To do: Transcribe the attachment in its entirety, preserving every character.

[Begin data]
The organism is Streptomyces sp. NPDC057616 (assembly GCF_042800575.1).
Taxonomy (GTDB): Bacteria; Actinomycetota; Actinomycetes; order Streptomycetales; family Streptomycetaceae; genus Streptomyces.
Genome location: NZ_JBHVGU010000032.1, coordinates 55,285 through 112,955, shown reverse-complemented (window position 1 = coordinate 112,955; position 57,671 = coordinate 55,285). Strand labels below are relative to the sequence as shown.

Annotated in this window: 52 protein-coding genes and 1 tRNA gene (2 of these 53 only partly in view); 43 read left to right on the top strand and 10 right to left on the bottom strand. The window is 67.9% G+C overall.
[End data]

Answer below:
The organism is Streptomyces sp. NPDC057616 (assembly GCF_042800575.1).
Taxonomy (GTDB): Bacteria; Actinomycetota; Actinomycetes; order Streptomycetales; family Streptomycetaceae; genus Streptomyces.
Genome location: NZ_JBHVGU010000032.1, coordinates 55,285 through 112,955, shown reverse-complemented (window position 1 = coordinate 112,955; position 57,671 = coordinate 55,285). Strand labels below are relative to the sequence as shown.

Annotated in this window: 52 protein-coding genes and 1 tRNA gene (2 of these 53 only partly in view); 43 read left to right on the top strand and 10 right to left on the bottom strand. The window is 67.9% G+C overall.